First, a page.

A fascinating theme in this memoir is the background about print journals – mainly Landfall, but also Islands, Sport and the-journal-presently-known-as-brief. It assumes that we all agree on a particular historical take on New Zealand and its literature as well as a particular vocabulary for what works and what doesn’t. But this leaves out large parts of the country and quite a few journals and writers. The references to ‘Landfall’s “classical” period’ are a usage that takes our agreement for granted and calls to mind the cultivated court of the Empress Josephine.
The author talks about how New Zealand print-journal politics affected the way New Zealand literature was seen by its makers as well as by its consumers, but he leaves online journals entirely out of the equation. Even though New Zealand was late joining the trend, the prospect of such journals was clear long before 2015; further discussion from someone with Geraets’ experience, even if it were just expansion on a previous publication, would be very interesting indeed.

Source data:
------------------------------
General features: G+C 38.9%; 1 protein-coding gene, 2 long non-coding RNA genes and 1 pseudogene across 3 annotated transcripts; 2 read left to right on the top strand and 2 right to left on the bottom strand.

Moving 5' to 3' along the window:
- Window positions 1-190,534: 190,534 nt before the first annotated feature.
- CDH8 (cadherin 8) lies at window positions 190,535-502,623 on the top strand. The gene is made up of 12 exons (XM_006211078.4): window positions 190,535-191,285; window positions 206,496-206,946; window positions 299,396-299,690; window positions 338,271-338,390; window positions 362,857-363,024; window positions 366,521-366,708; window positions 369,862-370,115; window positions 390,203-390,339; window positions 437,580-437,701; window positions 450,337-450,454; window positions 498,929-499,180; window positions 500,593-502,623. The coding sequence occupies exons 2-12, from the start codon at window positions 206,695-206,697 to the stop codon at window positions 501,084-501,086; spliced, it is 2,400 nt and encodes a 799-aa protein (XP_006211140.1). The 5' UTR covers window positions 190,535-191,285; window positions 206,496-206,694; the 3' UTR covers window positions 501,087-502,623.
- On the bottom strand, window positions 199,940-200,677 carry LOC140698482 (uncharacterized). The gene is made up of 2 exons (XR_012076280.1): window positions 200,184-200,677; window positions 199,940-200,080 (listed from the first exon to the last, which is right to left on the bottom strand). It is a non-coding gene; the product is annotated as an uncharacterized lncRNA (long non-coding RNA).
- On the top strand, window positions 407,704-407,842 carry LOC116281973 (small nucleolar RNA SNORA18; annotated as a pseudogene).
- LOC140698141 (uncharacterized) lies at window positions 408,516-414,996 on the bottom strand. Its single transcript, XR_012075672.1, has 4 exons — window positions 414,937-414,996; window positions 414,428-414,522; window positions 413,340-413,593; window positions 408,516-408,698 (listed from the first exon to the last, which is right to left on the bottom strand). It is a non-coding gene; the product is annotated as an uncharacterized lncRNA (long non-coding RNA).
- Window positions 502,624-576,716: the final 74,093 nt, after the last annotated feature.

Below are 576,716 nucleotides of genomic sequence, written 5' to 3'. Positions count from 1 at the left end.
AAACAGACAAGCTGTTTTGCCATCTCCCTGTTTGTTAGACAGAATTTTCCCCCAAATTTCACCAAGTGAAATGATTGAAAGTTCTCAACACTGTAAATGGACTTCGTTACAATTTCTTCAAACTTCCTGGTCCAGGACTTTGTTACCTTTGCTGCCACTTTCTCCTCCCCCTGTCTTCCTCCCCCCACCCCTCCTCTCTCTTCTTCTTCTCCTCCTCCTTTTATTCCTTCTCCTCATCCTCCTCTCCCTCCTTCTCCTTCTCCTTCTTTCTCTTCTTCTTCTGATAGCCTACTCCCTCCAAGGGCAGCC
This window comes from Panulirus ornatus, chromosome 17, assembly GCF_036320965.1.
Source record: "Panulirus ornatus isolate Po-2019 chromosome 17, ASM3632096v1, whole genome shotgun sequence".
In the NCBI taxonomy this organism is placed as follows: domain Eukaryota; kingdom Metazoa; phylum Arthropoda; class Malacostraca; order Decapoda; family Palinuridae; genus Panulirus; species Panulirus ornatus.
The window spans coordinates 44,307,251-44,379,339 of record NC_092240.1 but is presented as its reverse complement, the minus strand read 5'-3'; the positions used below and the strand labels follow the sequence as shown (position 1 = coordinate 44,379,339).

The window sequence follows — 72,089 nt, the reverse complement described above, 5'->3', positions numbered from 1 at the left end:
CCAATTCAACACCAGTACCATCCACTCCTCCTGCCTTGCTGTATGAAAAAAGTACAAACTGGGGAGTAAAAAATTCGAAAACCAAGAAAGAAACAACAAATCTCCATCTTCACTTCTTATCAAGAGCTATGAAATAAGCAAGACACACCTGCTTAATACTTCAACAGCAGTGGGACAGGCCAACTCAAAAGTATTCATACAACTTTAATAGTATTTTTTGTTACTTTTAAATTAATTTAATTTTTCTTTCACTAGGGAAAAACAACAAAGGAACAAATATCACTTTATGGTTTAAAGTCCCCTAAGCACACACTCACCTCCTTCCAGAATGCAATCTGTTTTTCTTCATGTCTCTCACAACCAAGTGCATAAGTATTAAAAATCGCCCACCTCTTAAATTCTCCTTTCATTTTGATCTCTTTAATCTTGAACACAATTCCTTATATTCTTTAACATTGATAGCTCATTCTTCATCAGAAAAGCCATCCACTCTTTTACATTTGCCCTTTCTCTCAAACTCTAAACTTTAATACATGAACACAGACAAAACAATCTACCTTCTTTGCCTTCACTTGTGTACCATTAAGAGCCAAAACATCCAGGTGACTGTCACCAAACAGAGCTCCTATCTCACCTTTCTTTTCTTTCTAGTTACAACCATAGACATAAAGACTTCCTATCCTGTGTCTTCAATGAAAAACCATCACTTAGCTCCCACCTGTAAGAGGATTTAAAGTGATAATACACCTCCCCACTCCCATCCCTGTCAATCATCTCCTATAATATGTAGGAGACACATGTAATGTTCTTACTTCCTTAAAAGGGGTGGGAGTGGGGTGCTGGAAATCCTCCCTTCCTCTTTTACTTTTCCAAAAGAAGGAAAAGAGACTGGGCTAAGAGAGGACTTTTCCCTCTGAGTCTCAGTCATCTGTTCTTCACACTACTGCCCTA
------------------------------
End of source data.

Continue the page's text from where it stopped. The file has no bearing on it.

Gail Ingram’s collection takes the Canterbury earthquakes to a new dimension. They have spread into our permanent consciousness, so that ‘earthquake’ is no longer an individual recollected event but a part of our go-to library of images, on a par with ‘nature’ or ‘the sea’.
The norm is one of rubble, particles, dust and plankton, brokenness. This is reflected in (and by) the people living in it. The last poem, ‘Dendrites’ (p.80), could well have been the first. In full, it reads:
When the four-cornered skyline under the floating
hammer of the Southern Alps fell into piles of grey
rubble and liquid, the folds and depressions from above
looked to be forming clumps of grey matter.
A son gurgled tunes of teen rebellion on water pipes, his
brother dragged nails down precipitous self-set scales
of academic heights, leaving blood-streaked trails, while
their father grasped for papers and docs, tossed in the
air like dust, and their mother picked up the grey silt of
their wounds until it got too much, till everything slid into
fissures of grey, the university, billboards, shops.